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Shieldmaiden wrote:
Ooh, good point! I watched it, and, yes, it makes sense. I just got hung up on that idea that he wasn't sexually interested until she was in danger; I think your clip disproves that, too. :)

Ya, I think he might be. But even more is that I think that we become sexually interested in her too, even before he does! So it's like we're looking, and he's looking, and we're looking at him look at her... ugh.

Shieldmaiden wrote:
So, who do you think does this today? Akerman, Denis, Maren Ade... ?

All of them! Although I feel remiss when I say I'm very naive towards Akerman and Denis' cinema--I've only seen one film from each :shifty: . And I always forget how great The Forest for the Trees is.


Tue Dec 09, 2014 2:25 pm
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Shieldmaiden wrote:
So, who do you think does this today? Akerman, Denis, Maren Ade... ?
For some reason I was limiting my answer above to female directors' depictions of the female form. Bad reading comprehension. Obviously, there are plenty of ways to bring a distinctly female perspective to their work, and the list should be much longer.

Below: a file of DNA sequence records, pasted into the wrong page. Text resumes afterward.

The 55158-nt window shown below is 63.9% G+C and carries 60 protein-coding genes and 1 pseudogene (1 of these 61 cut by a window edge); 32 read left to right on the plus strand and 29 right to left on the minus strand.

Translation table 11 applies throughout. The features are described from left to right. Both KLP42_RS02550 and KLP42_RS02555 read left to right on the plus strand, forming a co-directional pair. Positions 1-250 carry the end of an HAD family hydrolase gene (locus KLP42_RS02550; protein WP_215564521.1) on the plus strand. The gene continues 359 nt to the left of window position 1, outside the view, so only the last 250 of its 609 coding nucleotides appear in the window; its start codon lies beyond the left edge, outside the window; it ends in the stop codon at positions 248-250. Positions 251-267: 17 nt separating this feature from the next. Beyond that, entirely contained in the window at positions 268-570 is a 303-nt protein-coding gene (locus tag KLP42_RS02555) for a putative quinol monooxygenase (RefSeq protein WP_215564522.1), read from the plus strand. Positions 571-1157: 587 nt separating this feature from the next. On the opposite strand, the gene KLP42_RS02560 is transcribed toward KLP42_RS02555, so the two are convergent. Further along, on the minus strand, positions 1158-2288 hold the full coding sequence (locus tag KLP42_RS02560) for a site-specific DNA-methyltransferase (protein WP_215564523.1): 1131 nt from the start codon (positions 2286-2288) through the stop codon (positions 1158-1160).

Eminence Grise wrote:
Although I feel remiss when I say I'm very naive towards Akerman and Denis' cinema--I've only seen one film from each.
What an admission to make in the Female Gaze thread! You should watch Almayer's Folly and 35 Rhums as (enjoyable) penance. Father-daughter relationships!

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Wed Dec 10, 2014 4:27 am
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Shieldmaiden wrote:
You should watch Almayer's Folly and 35 Rhums as (enjoyable) penance. Father-daughter relationships!